Direct Navigation Matters
Came across an interesting article in the Huffington Post (CA) that really is an eye opener. It talks about why the URL bar is still important. And from the perspective of domain names it talks about Direct Navigation, one of the holy grails of type-in traffic.
I would recommend you read the entire article, but here are some important take-aways:
According to one Fairwinds report, manual direct navigation in the URL bar accounted for 38 per cent of Web site traffic.
38% is a pretty large number, what it means is that most experienced web users use direct navigation to reach a particular site!
WebSideStory’s StatMarket division (now a part of Omniture) estimated, prior to 2008, that more than 67 per cent of global Internet users arrive at Web sites through direct navigation.
While this might have come down since 2008 with a lot more new internet users online now, it still isn’t below the 38% figure quoted above.
And the big web site owners / managers are aware of this fact, the writer goes ahead and gives three specific examples:
1. Goole.com – is among the top 13k sites worldwide according to Alexa.
2. Flicker.com – accounts for 3,600,000 unique users per year.
3. Facebok.com – got over 250,000,000 unique users in one year.
These are not the kind of domains that people should register (though Goole.com is legal because of a city of that name, with 12k residents), it does underline the fact that direct navigation is still a big part of browsing.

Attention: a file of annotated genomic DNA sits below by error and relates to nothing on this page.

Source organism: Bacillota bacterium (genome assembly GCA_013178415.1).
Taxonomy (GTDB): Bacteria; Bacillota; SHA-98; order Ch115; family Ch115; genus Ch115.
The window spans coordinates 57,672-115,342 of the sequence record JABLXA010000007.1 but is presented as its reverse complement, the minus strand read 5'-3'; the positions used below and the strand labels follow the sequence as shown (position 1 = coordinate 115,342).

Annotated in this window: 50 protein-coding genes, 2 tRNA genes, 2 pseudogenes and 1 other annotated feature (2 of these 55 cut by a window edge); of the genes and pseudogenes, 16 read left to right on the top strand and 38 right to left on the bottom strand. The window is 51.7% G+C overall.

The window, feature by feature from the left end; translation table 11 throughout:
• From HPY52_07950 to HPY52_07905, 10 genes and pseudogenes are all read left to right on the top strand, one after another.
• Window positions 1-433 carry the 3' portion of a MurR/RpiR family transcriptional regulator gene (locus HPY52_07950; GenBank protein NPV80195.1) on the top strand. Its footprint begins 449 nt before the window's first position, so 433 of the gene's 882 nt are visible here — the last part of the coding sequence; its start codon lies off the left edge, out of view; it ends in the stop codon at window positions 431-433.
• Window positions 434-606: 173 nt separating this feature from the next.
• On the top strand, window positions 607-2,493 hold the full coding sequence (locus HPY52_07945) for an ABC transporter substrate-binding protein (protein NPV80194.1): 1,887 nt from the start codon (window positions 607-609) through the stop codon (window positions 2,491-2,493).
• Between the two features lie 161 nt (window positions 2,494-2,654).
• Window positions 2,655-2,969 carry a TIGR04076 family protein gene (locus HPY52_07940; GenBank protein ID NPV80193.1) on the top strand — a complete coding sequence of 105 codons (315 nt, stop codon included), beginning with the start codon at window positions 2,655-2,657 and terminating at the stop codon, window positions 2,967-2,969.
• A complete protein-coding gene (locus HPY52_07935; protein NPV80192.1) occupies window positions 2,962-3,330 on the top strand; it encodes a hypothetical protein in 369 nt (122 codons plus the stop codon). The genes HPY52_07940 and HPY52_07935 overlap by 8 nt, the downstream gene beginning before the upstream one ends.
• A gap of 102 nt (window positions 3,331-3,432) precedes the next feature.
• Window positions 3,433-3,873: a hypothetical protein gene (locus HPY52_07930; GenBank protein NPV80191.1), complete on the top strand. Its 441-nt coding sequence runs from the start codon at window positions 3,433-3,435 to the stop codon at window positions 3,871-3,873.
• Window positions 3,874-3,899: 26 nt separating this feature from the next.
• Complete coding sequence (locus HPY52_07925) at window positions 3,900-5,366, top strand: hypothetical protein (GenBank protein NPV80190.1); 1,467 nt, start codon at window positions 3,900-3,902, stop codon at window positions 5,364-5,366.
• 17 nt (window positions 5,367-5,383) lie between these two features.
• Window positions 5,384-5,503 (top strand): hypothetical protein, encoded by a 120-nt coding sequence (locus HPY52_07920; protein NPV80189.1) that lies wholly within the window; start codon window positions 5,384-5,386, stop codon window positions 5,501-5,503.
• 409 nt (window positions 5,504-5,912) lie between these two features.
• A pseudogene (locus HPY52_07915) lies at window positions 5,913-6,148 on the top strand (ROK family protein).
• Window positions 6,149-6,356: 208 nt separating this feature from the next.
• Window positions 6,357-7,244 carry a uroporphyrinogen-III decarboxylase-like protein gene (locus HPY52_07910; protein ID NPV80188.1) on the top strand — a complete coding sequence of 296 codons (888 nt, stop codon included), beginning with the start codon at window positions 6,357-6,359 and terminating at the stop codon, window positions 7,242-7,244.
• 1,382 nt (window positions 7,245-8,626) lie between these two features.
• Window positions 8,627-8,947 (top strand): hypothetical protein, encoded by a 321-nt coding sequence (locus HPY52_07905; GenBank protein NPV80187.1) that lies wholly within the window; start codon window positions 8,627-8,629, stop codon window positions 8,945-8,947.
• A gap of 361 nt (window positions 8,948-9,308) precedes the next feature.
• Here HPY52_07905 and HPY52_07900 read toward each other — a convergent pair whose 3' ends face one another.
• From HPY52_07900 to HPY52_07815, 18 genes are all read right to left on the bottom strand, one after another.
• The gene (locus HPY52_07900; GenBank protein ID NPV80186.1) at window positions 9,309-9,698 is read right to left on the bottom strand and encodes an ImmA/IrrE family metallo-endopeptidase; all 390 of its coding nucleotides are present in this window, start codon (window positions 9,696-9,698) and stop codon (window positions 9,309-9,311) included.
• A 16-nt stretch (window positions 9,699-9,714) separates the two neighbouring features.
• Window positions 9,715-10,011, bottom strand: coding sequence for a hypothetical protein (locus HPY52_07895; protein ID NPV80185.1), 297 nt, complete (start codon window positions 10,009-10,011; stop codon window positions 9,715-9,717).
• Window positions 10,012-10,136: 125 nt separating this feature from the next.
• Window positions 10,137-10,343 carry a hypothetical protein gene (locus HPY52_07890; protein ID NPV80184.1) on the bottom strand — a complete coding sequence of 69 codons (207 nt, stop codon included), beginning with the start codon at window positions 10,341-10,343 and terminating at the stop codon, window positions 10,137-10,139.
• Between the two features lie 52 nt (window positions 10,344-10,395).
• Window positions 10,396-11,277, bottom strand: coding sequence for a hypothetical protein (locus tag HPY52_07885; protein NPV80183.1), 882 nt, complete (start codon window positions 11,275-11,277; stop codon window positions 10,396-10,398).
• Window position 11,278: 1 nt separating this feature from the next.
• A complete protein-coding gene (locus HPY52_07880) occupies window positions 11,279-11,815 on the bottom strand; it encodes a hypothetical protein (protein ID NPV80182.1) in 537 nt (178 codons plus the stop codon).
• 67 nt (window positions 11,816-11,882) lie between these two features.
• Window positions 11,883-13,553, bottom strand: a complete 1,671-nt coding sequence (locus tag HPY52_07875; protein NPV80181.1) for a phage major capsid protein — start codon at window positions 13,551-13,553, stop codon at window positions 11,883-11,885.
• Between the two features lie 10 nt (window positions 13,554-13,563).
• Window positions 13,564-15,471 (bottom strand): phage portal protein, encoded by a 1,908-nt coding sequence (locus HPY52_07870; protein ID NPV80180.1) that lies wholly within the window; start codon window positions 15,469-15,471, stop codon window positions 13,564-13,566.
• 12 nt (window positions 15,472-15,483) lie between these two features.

Most importantly, Google itself recognizes this phenomenon:
In 2010, Google was cited (notably in research by Amy Langville of the Mathematics Department of Charleston College) saying that 15 per cent of Web users use the URL bar to reach ads/buying decisions as opposed to hyperlinks. Note: this is not a statistic of the per centage of people who use the URL bar vs. search but rather a per centage of those who simply reach their ad destination via the URL bar as opposed to hitting on an ad hyperlink. Actual use of the URL bar thus has to be higher than 15 per cent if that Google figure is right.
Bottomline, don’t believe the hype, Direct Navigation Matters and will do for a long time to come, specially with mobile browsing – because access rates are high, plus searching for a website takes more time than accessing it directly via the URL bar.
Do share your views in the comments section.